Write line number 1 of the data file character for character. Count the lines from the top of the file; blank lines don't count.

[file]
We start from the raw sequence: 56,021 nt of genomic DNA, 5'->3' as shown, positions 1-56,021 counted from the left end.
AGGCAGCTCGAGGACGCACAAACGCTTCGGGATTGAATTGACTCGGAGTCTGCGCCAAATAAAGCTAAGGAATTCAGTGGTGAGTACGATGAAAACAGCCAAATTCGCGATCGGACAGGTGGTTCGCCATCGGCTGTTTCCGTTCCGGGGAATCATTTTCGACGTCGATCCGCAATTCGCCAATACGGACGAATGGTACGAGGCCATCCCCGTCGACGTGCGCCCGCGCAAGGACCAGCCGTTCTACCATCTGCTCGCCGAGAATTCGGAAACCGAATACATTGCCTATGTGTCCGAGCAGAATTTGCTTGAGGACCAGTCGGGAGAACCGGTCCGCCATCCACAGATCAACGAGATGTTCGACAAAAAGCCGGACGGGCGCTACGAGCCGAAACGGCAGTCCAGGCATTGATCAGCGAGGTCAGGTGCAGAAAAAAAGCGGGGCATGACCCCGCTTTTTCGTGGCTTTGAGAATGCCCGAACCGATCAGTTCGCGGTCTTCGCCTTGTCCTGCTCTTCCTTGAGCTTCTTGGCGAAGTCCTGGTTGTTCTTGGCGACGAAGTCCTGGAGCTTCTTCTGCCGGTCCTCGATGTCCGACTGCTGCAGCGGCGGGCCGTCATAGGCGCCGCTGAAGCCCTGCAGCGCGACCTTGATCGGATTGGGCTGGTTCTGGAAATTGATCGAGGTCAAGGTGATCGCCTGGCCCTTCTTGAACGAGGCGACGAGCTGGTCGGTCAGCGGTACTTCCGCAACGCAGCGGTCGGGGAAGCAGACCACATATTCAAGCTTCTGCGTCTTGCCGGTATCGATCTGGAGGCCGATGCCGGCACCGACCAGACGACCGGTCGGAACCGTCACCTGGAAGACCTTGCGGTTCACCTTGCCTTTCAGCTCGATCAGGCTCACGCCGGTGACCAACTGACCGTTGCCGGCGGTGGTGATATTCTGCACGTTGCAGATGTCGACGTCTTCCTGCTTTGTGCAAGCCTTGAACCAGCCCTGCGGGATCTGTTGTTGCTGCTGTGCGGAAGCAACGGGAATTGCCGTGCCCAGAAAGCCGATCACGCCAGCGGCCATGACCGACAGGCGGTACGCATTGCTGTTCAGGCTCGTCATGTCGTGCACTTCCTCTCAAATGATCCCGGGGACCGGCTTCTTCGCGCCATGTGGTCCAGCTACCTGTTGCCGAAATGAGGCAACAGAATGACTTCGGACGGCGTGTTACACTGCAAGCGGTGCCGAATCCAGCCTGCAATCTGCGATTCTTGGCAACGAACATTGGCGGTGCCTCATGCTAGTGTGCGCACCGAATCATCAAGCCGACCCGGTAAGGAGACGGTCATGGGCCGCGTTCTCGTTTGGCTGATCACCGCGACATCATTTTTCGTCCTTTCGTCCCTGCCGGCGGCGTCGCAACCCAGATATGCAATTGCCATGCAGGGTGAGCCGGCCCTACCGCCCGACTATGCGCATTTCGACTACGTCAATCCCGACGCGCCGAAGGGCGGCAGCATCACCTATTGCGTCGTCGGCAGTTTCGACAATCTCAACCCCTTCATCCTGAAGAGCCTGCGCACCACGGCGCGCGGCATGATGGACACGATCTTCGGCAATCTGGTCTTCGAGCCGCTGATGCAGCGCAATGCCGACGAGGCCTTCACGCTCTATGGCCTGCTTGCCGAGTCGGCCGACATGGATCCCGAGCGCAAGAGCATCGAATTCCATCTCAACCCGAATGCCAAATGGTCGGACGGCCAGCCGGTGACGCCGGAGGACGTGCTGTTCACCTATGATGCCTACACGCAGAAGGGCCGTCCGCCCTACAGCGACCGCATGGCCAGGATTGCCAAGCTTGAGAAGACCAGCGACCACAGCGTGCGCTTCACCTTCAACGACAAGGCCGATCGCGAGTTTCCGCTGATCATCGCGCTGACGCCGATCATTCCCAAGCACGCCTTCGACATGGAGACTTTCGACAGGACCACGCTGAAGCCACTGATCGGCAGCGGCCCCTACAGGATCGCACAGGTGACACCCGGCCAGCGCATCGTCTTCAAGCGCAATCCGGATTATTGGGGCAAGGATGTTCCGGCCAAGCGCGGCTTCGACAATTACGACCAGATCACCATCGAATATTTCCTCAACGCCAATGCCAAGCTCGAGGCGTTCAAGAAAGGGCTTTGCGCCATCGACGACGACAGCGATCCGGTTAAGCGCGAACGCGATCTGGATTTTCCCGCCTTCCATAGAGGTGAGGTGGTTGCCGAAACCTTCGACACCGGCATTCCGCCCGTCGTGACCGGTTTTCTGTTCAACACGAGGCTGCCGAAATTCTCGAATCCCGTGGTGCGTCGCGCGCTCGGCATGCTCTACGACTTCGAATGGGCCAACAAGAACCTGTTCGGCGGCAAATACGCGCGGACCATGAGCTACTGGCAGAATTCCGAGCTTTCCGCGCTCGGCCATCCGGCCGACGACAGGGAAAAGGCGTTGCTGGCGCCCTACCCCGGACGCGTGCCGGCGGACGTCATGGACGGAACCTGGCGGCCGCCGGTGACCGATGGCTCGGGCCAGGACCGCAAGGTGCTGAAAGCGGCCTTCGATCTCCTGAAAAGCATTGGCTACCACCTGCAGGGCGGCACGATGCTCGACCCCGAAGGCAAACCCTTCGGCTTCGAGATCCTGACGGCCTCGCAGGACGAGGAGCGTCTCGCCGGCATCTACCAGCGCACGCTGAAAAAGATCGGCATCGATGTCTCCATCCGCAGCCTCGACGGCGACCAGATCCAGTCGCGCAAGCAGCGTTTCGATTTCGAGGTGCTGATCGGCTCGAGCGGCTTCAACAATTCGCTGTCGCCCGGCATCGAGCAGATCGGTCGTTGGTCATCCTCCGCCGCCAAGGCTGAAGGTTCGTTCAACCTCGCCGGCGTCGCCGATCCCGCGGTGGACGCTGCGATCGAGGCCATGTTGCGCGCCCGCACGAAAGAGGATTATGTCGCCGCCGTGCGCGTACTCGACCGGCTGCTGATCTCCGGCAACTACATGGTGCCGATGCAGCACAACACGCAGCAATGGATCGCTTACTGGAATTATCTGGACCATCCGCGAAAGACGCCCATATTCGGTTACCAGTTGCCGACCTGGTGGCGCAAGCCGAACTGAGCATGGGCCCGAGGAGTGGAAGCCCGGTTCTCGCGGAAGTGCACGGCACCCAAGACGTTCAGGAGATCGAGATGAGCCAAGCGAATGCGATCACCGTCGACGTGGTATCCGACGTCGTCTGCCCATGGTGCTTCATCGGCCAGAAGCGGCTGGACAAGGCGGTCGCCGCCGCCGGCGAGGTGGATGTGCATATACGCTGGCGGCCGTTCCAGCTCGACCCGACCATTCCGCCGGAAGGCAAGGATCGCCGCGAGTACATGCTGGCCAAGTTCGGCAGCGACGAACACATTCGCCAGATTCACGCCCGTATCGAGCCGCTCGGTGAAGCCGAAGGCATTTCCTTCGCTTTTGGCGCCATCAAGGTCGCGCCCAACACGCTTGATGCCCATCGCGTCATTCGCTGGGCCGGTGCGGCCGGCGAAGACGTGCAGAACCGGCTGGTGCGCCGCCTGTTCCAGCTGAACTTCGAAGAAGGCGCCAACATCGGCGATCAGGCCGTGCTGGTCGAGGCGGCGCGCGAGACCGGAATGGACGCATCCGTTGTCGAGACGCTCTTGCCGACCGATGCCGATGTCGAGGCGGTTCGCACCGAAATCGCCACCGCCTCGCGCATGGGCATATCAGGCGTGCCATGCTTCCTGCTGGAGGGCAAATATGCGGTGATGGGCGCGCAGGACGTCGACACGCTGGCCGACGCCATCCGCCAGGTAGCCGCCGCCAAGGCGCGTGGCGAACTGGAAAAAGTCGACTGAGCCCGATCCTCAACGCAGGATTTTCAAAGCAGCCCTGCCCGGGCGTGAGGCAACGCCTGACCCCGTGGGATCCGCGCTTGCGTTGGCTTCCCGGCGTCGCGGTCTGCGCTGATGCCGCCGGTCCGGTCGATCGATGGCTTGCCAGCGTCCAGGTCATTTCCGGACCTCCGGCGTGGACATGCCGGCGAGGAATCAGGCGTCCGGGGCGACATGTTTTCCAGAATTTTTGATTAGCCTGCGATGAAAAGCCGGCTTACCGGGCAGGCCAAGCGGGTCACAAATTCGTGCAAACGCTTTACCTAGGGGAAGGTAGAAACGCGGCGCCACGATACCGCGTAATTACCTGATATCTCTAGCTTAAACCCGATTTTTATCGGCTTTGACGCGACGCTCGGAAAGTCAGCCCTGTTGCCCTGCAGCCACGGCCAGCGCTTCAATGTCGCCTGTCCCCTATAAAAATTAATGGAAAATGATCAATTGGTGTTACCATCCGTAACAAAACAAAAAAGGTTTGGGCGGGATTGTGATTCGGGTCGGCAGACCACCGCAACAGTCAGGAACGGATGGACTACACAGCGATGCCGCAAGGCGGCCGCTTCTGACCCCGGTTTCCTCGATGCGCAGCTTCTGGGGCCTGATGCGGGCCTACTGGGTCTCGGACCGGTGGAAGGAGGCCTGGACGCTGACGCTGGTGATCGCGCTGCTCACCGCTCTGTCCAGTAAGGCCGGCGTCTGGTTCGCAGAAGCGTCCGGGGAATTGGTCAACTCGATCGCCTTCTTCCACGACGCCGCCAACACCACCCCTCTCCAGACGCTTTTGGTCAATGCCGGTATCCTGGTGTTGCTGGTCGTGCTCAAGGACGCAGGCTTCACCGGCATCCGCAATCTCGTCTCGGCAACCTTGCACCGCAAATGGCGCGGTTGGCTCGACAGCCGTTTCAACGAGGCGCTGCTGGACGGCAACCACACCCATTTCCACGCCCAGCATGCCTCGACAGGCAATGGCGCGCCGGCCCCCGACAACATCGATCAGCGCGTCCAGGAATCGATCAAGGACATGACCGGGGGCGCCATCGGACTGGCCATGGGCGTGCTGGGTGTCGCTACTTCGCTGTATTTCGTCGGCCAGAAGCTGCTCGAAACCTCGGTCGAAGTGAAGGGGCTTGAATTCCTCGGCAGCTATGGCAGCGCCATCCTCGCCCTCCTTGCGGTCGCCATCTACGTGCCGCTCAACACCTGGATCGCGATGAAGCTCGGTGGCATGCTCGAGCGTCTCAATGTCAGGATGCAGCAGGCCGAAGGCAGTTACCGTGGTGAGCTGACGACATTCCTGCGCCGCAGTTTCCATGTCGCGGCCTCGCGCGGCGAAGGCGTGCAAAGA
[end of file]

We start from the raw sequence: 56,021 nt of genomic DNA, 5'->3' as shown, positions 1-56,021 counted from the left end.